Sunday, October 19, 2014

Freedom Riders for the End of Christendom

This week in Texas, I mean Texas of all places (for the love of the Bible and big hair); five pastors have been subpoenaed to turn over their sermons, I’m sorry, their “speeches” to the Houston Equal Rights Ordinance.  Why, you might ask?   Because their sermons (which is a speech, people) touched on specially-protected topics like homosexuality and gender.  In Georgia, a high school has to pay to remove a sculpture on the football field that contain words from the Bible that says, “If God is for us, who can be against us.”  An atheist group found out about the sculpture and lodged a lawsuit against the school.  In Oregon a woman is losing her bakery for refusing to make a wedding cake for a lesbian couple because of her religious conviction that marriage is between a man and a woman.  Chick-fil-A has been boycotted and smeared all over the news because one of its owners gave a personal opinion to a Christian magazine, chaplains are asked to not mention the name of Jesus in their prayers because it might offend someone in the crowd, and my daughter is told in her third grade class that she cannot talk about God, not even on the playground. 

Christendom in America is dead.  Let that sink in.  Let that really, really sink in.  You see, the church is still operating like it is 1950 and Christendom is alive and booming, but it’s not.  We have a president who announced to the world that we, the United States of America, are not a Christian nation.  The time of Christendom is over, the sun has set on that age in our golden history and the post-modern world of relativism is upon us.  So the question is….What now?

I have been turning this around in my mind for the past two months.  What now?  How does the church live and thrive in what is now, a hostile environment?  A couple of years ago I was in St. Vitus Cathedral in one of the most beautiful cities in the world: Prague.  It was more than lovely, it was heavenly.  After I walked around and marveled at its beauty, I saw a small piece of paper pinned to an even smaller cork board at the back of the church.  It read, “Church Missional Statement, How do we, a generation born of a generation estranged from God, reach this generation?”  You see the citizens of Prague have been under rule since the Nazi’s rolled in during World War II.  After the war, the communist replaced the Nazi’s.  Both of these horrid governments had a very special rule.  No God.  Government was to replace God.  So the Christians of Prague are now faced with this dilemma.  How do they, a generation born of a generation estranged from God, reach the generations?  I stared at that little piece of paper for a long time.  Not because it was written so well, but because it held so much truth for my American generation as well.    We are a generation born of a generation estranged from God…and now the consequences are flowing.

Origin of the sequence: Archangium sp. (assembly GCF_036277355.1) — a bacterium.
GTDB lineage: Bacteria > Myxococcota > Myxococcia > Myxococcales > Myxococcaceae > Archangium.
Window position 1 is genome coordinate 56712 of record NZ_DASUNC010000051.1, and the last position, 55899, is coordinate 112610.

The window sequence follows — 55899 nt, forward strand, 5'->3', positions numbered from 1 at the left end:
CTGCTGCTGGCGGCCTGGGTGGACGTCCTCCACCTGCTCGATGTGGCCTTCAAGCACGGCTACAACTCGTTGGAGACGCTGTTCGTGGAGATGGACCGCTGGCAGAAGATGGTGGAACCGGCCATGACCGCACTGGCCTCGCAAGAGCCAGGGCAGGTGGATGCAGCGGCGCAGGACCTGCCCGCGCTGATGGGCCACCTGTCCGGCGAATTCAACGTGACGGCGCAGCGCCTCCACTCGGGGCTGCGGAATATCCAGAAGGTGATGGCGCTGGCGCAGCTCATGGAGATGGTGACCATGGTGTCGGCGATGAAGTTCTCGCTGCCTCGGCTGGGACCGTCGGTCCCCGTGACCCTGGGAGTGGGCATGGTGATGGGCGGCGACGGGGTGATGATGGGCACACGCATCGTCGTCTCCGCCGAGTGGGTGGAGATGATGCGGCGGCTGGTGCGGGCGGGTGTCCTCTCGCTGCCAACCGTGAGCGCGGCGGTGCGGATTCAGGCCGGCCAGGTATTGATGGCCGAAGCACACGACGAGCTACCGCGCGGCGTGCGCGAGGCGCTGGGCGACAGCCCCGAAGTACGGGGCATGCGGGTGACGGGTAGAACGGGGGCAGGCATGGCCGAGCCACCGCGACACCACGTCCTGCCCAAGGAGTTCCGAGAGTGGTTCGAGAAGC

There is a war on our religious freedom, on our first amendment rights that began a few years ago and is now snowballing in this country.  The government is using intimidation, smear campaigns, and bullying tactics against Christianity in order to keep Christianity under its thumb. We are being pushed more and more into the corner, asked to use the right newspeak and doublethink.  If you do not believe me, try typing into your Facebook status an opinion that does not sit with the status pro quoi.  Or bring up an opposite point of view that is not held by the liberal left.  You will be attacked immediately as using, “hate-speech” and be called, “ignorant, unintelligent” for not seeing their ideas as the right ones, regardless of how eloquently, intelligently, or lovingly you present your argument.  Why?  Because anything against the accepted line of thought is no longer welcome in America.  Tow the politically correct line or shut-up. 

 This is not a new thing.  This goes all the way back to Jesus and before Jesus to Daniel and so on.  This is what the world wants.  This is what the culture around us will always do to true Christianity.  It will try to silence it when it can and snuff it out when it cannot.  ISIS,  anyone?

So, I am back to my original question.  If we are here, if  the age of Christendom is over in the United States, and we are now living in a Post-modern Relative America what can we, the church, do?  Here’s what we do. We must ride the bus.  The Freedom Riders of the 60’s were not only some of the bravest men and women to ever walk our streets; they were also brilliant minds who thought alike.  The Freedom Riders upheld the Judeo-Christian theology of suffering in order to build their framework for initiated change in America.  It was an inter-denominational, inter-racial, joint effort to ensure that the rights of all Americans were not only observed, but upheld through peaceful civil disobedience.   It was their right to ride on the public bus systems in America, regardless of what state that bus was traveling through.  So they did not fire guns in the streets, or try to start fights with their neighbors, they simply rode the bus.  They sacrificed themselves for the cause they believed in, for the rights they were given by God because they knew that all men where created equal by God regardless of color.  We, the American church, need to do our research.  We need to take up the banner of the Freedom Riders and learn from their movement.  We can through peaceful demonstration make a difference.  We do not have to be obnoxious, we don’t need to stand on the side of the road and scream through a bullhorn, or push our Bibles into our neighbor’s faces, but we need to take a stand for the rights we have been given by God in this country while we have them.  When they are gone, they are gone, and we will change tactics.  But for now, we have our rights and we need to embrace them.